Journal of Wood Science

, 47:58

Simultaneous expression of stilbene synthase genes in Japanese red pine (Pinus densiflora) seedlings



We analyzed sequences of the stilbene synthase (STS) cDNA inPinus densiflora. Three novel STS cDNA clones (pdstsl, pdsts2, pdsts3) that carry full coding sequences were isolated from a cDNA library constructed from the roots. The homologies in their coding regions were about 95%, and they have a conserved STS motif. Their phylogenetic relation was also discussed. The 3′ end of the STS cDNA fragments was amplified by the polymerase chain reaction and subcloned. The 3/t' untranslated region (3′UTR) of the fragments highlighted the structure diversity. Twelve STS cDNA clones were categorized into seven distinct subclasses according to 3′UTR sequences. We discussed the stability of the transcripts and their gene organization. The simultaneous expression of the STS members is one of the mechanisms for adaptation that pine trees have developed over time.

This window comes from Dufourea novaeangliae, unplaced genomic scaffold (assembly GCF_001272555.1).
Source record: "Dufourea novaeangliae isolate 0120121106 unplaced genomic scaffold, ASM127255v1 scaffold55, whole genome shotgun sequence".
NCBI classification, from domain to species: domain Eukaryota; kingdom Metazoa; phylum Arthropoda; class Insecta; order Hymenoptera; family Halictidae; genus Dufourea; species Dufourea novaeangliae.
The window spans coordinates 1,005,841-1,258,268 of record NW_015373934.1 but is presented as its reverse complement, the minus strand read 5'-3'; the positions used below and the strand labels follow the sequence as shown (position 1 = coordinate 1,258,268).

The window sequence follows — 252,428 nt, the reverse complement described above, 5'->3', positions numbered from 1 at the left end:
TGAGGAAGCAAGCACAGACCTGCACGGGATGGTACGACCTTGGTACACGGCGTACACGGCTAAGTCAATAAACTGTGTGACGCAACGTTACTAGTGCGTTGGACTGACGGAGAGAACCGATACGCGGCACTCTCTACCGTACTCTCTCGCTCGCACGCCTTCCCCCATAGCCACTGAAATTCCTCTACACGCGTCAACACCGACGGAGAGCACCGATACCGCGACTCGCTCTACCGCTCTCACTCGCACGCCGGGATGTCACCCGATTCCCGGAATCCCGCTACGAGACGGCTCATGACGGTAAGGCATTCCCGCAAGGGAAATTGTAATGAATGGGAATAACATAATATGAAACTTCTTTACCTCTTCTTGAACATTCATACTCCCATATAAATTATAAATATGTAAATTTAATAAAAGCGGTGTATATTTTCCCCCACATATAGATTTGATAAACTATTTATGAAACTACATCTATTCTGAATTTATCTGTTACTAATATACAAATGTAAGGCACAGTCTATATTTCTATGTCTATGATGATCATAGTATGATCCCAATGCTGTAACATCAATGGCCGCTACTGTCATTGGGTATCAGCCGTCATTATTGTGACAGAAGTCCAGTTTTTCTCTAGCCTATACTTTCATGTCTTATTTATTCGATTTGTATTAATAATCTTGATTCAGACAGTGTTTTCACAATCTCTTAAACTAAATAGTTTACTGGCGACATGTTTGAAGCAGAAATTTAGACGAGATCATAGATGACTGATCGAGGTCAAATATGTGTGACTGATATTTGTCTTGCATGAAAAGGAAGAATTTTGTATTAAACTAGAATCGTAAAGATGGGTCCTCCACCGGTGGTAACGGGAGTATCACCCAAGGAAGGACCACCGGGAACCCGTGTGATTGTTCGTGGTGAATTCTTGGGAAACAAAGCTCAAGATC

Key words

Pinosylvin Phytoalexin Multigene family Stilbene synthase Chalcone synthase 


  1. 1.
    Suga T, Ohta S, Munesada K, Ide N, Kurokawa M, Shimizu M, Ohta E (1993) Endogenous pine wood nematocidal substances in pines,Pinus massoniana, P. strobus andP. palustris. Phytochemistry 33:1395–1401CrossRefGoogle Scholar
  2. 2.
    Shain L (1967) Resistance of sapwood in stems of loblolly pine to infection byFomes annosus. Phytopathology 57:1034–1045Google Scholar
  3. 3.
    Hillis WE, Inoue T (1968) The formation of polyphenols in trees. IV. The polyphenols formed inPinus radiata afterSirex noctilio attack. Phytochemistry 7:13–22CrossRefGoogle Scholar
  4. 4.
    Kemp MS. Burden RS (1968) Phytoalexins and stress metabolites in the sapwood of trees. Phytochemistry 25:1261–1269CrossRefGoogle Scholar